I heard that Rashi uses a Russian word where he deals with the building of the Beis Hamikdash by King Shlomo. I also heard that he uses a Polish word.

Does anyone know where it is?


1 Answer 1


In his commentary to I Kings 6:7:

ומקבות" - דלוט"א בלשון רוסיא"

Although it seems quite likely that this is a later interpolation; it doesn't appear in early prints of Rashi.

In several places, though, Rashi refers to לשון כנען, which was a popular term at the time for the Slavic languages (based on the equation of "Slav" with "slave" and the association of the latter with Canaan). These include Deut. 3:9 (שניר הוא שלג... ובלשון כנען), Shabbos 20b in Hagahos HaBach (פסולתא דזיפתא... עיטרן שקורין דוהינו בלשון כנען), Avodah Zarah 28b (חיפושתא... ובלשון כנען קרוקי"ם) and 51b (דסחיפא לה משכילתא ארישיה... כלי ארוך ובלשון כנען אקדון). Some of these might indeed be Polish, although I don't know.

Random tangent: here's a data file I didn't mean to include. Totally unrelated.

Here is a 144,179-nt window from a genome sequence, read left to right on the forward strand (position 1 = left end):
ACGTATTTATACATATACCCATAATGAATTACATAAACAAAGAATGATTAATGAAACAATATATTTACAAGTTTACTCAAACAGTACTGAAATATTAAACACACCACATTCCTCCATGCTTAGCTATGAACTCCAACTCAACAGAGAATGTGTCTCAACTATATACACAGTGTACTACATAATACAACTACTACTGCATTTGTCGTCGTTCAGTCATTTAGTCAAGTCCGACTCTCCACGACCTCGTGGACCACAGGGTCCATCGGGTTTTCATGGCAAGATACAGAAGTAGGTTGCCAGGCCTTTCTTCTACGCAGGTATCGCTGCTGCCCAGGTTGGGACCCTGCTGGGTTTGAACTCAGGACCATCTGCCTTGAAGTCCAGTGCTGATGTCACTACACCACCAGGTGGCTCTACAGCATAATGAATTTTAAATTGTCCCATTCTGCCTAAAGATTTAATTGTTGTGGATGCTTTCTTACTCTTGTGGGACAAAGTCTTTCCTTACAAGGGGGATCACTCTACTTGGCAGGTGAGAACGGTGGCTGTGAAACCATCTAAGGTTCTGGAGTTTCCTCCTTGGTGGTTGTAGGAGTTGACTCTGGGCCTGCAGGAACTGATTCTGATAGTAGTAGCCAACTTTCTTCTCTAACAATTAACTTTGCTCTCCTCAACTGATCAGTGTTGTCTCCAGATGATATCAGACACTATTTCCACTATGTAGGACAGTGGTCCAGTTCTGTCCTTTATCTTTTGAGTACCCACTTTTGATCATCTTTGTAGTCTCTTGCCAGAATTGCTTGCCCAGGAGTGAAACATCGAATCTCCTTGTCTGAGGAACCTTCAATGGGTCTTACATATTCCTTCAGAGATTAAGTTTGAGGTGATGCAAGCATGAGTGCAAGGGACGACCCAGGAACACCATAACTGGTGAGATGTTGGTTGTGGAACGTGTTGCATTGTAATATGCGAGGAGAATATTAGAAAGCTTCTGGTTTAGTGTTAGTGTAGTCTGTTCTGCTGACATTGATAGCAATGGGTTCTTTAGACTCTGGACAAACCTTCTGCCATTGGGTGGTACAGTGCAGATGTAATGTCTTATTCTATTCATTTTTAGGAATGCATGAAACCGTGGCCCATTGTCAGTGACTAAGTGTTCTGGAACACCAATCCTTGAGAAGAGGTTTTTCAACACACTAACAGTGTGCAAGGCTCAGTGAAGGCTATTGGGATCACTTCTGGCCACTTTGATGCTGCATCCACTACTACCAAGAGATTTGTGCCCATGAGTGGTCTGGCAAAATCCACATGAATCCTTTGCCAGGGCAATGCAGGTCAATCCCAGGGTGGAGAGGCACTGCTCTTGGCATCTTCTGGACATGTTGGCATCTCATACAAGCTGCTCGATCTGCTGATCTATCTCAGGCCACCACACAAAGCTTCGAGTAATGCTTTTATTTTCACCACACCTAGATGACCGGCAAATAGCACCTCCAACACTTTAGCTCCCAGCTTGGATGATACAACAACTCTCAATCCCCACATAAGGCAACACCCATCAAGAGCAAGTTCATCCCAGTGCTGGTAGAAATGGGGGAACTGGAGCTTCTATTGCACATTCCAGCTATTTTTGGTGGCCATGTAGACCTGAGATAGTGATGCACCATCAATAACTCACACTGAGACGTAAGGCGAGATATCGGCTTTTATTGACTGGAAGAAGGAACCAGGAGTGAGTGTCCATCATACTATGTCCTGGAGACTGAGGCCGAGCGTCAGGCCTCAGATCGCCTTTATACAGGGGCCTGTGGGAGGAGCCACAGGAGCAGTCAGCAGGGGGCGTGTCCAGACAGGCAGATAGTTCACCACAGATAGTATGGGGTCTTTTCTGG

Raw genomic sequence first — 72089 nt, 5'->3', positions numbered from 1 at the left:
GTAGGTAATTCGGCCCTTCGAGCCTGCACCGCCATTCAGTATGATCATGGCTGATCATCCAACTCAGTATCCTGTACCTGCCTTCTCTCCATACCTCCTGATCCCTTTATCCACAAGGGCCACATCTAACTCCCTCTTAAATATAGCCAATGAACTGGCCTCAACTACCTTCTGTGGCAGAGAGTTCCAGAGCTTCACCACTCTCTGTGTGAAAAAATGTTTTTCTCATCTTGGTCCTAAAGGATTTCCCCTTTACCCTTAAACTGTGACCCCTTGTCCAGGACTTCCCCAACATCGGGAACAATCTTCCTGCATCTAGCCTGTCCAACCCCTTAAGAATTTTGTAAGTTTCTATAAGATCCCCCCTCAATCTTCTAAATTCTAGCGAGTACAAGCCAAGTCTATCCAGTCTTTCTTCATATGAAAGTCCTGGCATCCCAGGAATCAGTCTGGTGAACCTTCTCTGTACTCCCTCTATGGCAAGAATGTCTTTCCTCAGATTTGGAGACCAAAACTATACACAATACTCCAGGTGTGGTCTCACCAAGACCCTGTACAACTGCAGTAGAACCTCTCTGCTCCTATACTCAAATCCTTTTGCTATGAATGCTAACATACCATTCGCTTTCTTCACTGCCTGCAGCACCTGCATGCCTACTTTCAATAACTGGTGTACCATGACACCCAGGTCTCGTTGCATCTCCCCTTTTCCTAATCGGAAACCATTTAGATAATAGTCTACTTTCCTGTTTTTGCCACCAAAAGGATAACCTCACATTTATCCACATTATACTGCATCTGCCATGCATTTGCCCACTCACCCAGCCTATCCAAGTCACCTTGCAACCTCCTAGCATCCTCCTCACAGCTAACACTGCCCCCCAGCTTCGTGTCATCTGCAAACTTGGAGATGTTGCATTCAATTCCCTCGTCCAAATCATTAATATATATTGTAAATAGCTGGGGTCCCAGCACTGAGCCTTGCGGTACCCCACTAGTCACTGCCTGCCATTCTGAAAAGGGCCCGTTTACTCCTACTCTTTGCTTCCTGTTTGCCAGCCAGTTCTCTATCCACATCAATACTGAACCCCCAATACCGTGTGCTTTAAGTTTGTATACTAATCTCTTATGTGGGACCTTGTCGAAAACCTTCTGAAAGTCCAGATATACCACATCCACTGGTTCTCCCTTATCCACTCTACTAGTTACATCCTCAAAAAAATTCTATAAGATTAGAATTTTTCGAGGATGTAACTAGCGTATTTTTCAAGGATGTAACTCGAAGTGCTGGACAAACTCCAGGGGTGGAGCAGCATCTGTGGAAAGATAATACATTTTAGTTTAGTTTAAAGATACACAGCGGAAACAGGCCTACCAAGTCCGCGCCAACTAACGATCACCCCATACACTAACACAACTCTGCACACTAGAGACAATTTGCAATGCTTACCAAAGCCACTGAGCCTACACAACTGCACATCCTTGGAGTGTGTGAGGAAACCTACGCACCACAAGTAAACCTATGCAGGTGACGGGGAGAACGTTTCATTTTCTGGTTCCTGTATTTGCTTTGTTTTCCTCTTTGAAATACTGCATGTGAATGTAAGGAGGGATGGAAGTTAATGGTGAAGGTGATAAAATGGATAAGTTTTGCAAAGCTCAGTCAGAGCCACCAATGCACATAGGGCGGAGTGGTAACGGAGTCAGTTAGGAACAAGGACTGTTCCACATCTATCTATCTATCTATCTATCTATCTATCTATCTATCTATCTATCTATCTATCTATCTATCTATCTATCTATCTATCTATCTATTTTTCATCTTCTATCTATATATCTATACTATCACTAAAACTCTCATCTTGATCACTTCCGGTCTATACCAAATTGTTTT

• 1
    +1. "Snow" in Slavic languages is things like shneg. In (modern) Polish it's śnieg (pronounced roughly "shnek"); in (modern) Russian снег ("snek"); in (modern) Ukrainian сніг ("snih" I think). I don't see a language that has anything closer to s'nir than the Salvic languages, though a number of other Indo-European languages (esp. Germanic languages) are about as close to s'nir as the Slavic.
    – msh210
    Feb 23, 2012 at 16:51
  • @msh210, indeed. Rashi there gives German (where the word is schnee) and Slavic as similar to s'nir. One possibility is that he might have been referring specifically to Czech, in which the word is snih, just like in Ukrainian (and geographically it's a lot closer to France). Silbermann has an interesting discussion of this in the endnotes to his edition of the Chumash.
    – Alex
    Feb 23, 2012 at 19:47
  • Could you please send me a scan of Silbermann's discussion about this? Goolge Books only has a snippet view of it, see books.google.co.il/… Thanks!! Feb 15, 2013 at 8:18

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